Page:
I grew up eating Butterbeans.
not Madagascar Beans...
Butterbeans are what baby limas and Fort Hook Limas become when they grow up... and yes, I know they're all the same thing... generally.
Once fully matured and the pod pales and toughens, limas turn a wonderful creamy white with a slightly tough slip skin. The starches do a little dance and when cooked, transform the lowly lima into something spectacularly smooth and creamy... like buddah.
My grandmother always grew them and frequently during the summer there would be stacks of Winn Dixie brown paper grocery sacks on the porch waiting patiently on nimble young hands to zipper open the pods and coax out the thumb-sized beans. Those, unfortunately, are most of my memories of my grandmother's house... shelling speckled beans, stringing pole beans, shucking corn.... and wrinkled fingers.
Making the rounds this week, we made it a point to check in with the Tomato House out on HWY 52 towards Cleveland. They've become my favorite produce stop and I love giving them my business. The Tomato House has begun the arduous task of moving the shop to their new shiny store in the abandoned "Field of Dreams" location. Currently, they only have the garden shop and some of the canned goods, but over the next year or so, the entire store will be housed in the new digs. In the meantime, it's made getting around in the original location supremely less claustrophobic, and you aren't doing the butt-cheek kiss getting around other shoppers.
It's kind of bittersweet - I do look forward to the produce shop being in air conditioned, well lit, uncluttered
surroundings... but cramped, low ceilings, and cobbled shelving is kind of what gives the "House" it's charm.
I really do hope they can retain a little of that vibe.
This week's haul:
Local Plum and Mortgage Lifter Tomatoes
a handful of fresh Peaches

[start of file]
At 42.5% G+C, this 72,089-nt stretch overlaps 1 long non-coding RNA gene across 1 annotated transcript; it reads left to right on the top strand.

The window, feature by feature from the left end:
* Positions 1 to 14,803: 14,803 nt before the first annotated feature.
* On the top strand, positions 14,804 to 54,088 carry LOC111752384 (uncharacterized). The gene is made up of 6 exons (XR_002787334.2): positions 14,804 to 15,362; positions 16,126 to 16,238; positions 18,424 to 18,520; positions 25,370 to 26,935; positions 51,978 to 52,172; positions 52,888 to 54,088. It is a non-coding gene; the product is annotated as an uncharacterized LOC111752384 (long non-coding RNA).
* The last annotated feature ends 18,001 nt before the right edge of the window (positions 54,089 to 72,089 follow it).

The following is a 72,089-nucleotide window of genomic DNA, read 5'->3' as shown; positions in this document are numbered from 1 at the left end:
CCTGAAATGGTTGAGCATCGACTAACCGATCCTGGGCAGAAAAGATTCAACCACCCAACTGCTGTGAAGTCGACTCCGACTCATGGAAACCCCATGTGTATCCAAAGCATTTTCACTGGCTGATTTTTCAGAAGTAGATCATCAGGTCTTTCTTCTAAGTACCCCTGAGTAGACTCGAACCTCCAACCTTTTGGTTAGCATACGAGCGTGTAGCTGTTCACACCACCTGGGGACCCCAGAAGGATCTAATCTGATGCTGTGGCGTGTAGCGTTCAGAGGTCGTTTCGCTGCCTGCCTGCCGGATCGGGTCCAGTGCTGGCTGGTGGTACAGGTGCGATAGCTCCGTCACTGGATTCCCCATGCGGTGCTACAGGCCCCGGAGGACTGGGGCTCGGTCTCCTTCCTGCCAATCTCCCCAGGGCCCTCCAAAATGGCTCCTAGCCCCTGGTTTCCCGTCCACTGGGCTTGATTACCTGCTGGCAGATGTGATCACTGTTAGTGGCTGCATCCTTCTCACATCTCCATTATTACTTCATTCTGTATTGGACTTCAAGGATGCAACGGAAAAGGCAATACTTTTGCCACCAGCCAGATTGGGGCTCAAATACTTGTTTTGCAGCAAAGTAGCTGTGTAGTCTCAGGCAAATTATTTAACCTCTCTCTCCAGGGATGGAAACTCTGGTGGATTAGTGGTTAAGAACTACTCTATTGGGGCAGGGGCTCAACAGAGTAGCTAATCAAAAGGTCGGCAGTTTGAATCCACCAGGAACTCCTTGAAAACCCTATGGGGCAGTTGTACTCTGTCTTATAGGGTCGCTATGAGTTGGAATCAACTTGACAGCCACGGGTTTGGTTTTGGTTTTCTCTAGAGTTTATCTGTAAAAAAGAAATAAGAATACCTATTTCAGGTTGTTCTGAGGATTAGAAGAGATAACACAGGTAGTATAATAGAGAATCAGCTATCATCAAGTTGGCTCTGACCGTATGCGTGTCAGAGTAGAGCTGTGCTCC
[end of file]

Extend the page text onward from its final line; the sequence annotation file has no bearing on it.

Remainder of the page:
and... of course, Butterbeans!
Butterbeans - like many other white beans - are interchangeable. They can be used just as you would cannellini or navy beans. So, for simpleness sake, we're doing Butterbean Soup with Sausage
Butterbean Soup with Polish Sausage
Serves 4 to 6
4 Cups Cooked Butterbeans - (the best bet is to pressure cook them to avoid the overnight soaking. To pressure cook the beans - place dried (or mature) beans in the cooker with 4 cups water, 2 strips bacon, salt and pepper - seal and bring to a boil. Once it whistles, reduce the heat to medium low and cook for 45 minutes. Relieve the pressure and drain)
1 Link (or 2 Cups Sliced) Turkey Polish Sausage (I know... I never thought I'd recommend buying turkey sausage to anyone - but since it's being cooked in a soup, you wont know the difference.)
1 Cup Shredded Cabbage
1/4 Cup Diced Onion
4 Cups Chicken or Vegetable Stock
Stock Pot with Lid
- Divide the beans in half
- In the stock pot, add 1/2 the beans, the stock and bring to a boil
- Reduce to medium, and puree until smooth
- Add the remainder of the beans, the sausage, cabbage and onions and cook (covered) until the cabbage is tender (about 20 minutes)
- Check seasoning for salt and pepper - remove from the heat